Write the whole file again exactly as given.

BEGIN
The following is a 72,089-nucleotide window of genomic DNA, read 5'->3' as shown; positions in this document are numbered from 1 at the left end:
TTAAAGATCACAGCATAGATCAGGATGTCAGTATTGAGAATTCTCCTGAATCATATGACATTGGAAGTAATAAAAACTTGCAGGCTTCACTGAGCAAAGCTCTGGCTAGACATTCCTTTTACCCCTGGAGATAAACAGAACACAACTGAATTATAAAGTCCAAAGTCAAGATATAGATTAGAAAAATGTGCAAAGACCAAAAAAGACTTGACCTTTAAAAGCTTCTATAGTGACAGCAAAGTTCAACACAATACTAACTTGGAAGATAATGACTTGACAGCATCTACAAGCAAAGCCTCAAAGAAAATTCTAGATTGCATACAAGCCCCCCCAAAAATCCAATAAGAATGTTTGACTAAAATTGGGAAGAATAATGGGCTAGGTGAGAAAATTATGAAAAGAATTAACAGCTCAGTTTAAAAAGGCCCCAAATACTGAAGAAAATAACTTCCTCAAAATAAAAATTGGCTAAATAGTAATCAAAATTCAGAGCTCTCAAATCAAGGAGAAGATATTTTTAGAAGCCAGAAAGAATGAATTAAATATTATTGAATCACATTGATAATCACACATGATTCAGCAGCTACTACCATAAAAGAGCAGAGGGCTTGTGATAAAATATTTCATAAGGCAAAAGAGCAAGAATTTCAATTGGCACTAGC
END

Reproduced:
The following is a 72,089-nucleotide window of genomic DNA, read 5'->3' as shown; positions in this document are numbered from 1 at the left end:
TTAAAGATCACAGCATAGATCAGGATGTCAGTATTGAGAATTCTCCTGAATCATATGACATTGGAAGTAATAAAAACTTGCAGGCTTCACTGAGCAAAGCTCTGGCTAGACATTCCTTTTACCCCTGGAGATAAACAGAACACAACTGAATTATAAAGTCCAAAGTCAAGATATAGATTAGAAAAATGTGCAAAGACCAAAAAAGACTTGACCTTTAAAAGCTTCTATAGTGACAGCAAAGTTCAACACAATACTAACTTGGAAGATAATGACTTGACAGCATCTACAAGCAAAGCCTCAAAGAAAATTCTAGATTGCATACAAGCCCCCCCAAAAATCCAATAAGAATGTTTGACTAAAATTGGGAAGAATAATGGGCTAGGTGAGAAAATTATGAAAAGAATTAACAGCTCAGTTTAAAAAGGCCCCAAATACTGAAGAAAATAACTTCCTCAAAATAAAAATTGGCTAAATAGTAATCAAAATTCAGAGCTCTCAAATCAAGGAGAAGATATTTTTAGAAGCCAGAAAGAATGAATTAAATATTATTGAATCACATTGATAATCACACATGATTCAGCAGCTACTACCATAAAAGAGCAGAGGGCTTGTGATAAAATATTTCATAAGGCAAAAGAGCAAGAATTTCAATTGGCACTAGC